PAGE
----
Jacob Rees-Mogg discusses UK's policy on Ukraine
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The Brexit Opportunities Minister insisted that the UK’s Ukraine policy should stand as “as a monument of our freedom” when questioned by MPs on the European Scrutiny Committee in the Commons. Asked directly which policies had been improved by being free of the EU, Mr Rees-Mogg said: “I would argue that our policy in relation to Ukraine would not have been possible had we been bound by the doctrine of sincere cooperation within the EU.
“The doctrine of sincere cooperation limited our action in foreign affairs even if nominally we were still free.
“And if you want a monument of our freedom at the moment, it is the extraordinary leadership the Prime Minister has given over Ukraine which I think he simply would not have been able to do had we had to go along with and exercise our rights and our influences through a combined EU mechanism.”
Britain has been praised by US retired General David Petraeus for being the first to provide anti-tank weapons and anti-ship missiles to Ukraine in its defence against the Russian invasion.
General Petraeus also said that the UK had gone harder than any other country with sanctions against Russia and Putin’s regime.
Last week Boris Johnson and Foreign Secretary Liz Truss were banned from travelling to Russia by Putin in retaliation for the UK’s leading help for Ukraine.
Putin had already defined Mr Johnson as “Russia’s number 1 enemy”.
Ukraine’s President Zelensky had also praised Mr Johnson’s efforts and urged other European countries to follow his example.
Even before the British Prime Minister visited Kyiv, President Zelensky had insisted he set the standard for other countries to meet.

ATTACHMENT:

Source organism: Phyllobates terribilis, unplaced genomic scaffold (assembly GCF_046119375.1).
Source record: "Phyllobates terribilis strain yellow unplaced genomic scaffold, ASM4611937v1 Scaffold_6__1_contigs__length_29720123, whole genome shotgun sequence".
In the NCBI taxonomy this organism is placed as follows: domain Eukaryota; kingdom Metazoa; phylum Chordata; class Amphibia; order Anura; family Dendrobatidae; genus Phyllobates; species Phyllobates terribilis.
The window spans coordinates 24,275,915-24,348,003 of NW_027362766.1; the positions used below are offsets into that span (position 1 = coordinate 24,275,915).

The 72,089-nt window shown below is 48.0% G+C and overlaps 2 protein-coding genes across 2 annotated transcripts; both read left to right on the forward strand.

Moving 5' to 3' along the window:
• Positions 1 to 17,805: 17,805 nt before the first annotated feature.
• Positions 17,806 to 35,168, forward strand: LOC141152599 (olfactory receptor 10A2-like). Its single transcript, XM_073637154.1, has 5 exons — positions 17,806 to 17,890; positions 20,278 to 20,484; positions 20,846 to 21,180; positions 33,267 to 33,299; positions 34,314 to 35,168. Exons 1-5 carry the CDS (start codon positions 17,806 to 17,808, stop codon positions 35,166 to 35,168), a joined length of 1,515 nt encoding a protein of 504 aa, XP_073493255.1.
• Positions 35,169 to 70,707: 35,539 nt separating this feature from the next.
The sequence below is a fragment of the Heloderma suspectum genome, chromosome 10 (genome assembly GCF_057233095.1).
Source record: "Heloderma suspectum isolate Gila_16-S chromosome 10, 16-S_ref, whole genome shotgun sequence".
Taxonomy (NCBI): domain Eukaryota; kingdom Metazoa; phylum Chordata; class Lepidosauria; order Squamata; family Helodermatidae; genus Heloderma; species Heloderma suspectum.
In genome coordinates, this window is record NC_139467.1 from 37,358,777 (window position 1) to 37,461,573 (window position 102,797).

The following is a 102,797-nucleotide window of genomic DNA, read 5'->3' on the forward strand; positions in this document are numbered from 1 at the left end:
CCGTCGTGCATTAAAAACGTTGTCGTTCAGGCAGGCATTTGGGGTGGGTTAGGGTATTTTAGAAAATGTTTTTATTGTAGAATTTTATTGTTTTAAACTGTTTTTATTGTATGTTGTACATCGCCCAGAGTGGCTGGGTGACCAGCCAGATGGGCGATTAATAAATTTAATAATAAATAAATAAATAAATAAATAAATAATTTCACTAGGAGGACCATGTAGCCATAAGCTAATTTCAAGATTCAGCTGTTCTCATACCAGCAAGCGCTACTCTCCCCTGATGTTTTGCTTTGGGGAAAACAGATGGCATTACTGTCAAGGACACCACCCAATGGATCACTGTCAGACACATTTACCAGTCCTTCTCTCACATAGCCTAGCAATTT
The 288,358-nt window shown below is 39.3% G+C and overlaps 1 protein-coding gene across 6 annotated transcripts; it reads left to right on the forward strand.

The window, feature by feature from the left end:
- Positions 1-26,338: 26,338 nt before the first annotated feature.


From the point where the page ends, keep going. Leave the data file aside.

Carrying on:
He said: “The leadership of the United Kingdom, in providing our country with all the necessary assistance in terms of defence, as well as leadership in sanctions policy, will go down in history forever.”
It has been reported that baby boys in Russia are being named Boris after the Prime Minister.
Meanwhile, Ukraine troops used British made anti-tank weapons which stopped the Russian advance shorted “God Save the Queen” before firing them.
In contrast, the EU was slower to react to the Ukraine crisis while countries like Germany, Hungary and Italy have refused to put sanctions on Russian oil and gas.
Last month a senior diplomat for an EU state told Express.co.uk that the UK could “only have acted so quickly because of Brexit.”
The diplomat likened it to the vaccine rollout which the EU was also behind.
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The diplomat said: “Let’s be honest we saw it with the vaccine and now with Ukraine. Britain outside the EU is more nimble and able to make decisions more quickly.
“With the coronavirus vaccine you [the UK] were able to get it agreed and rolled out weeks before the EU.
“It is the same with this crisis. The UK saw the threat first and was starting to prepare sanctions and other actions before the rest of Europe.”
The diplomat added: “Some in the EU complain that Britain is trying to bounce the EU into action too quickly.
“But if it had not been for that then we would be seeing the issue [Ukraine] discussed in endless committee meetings with no resolution. Too often that’s the EU way.”
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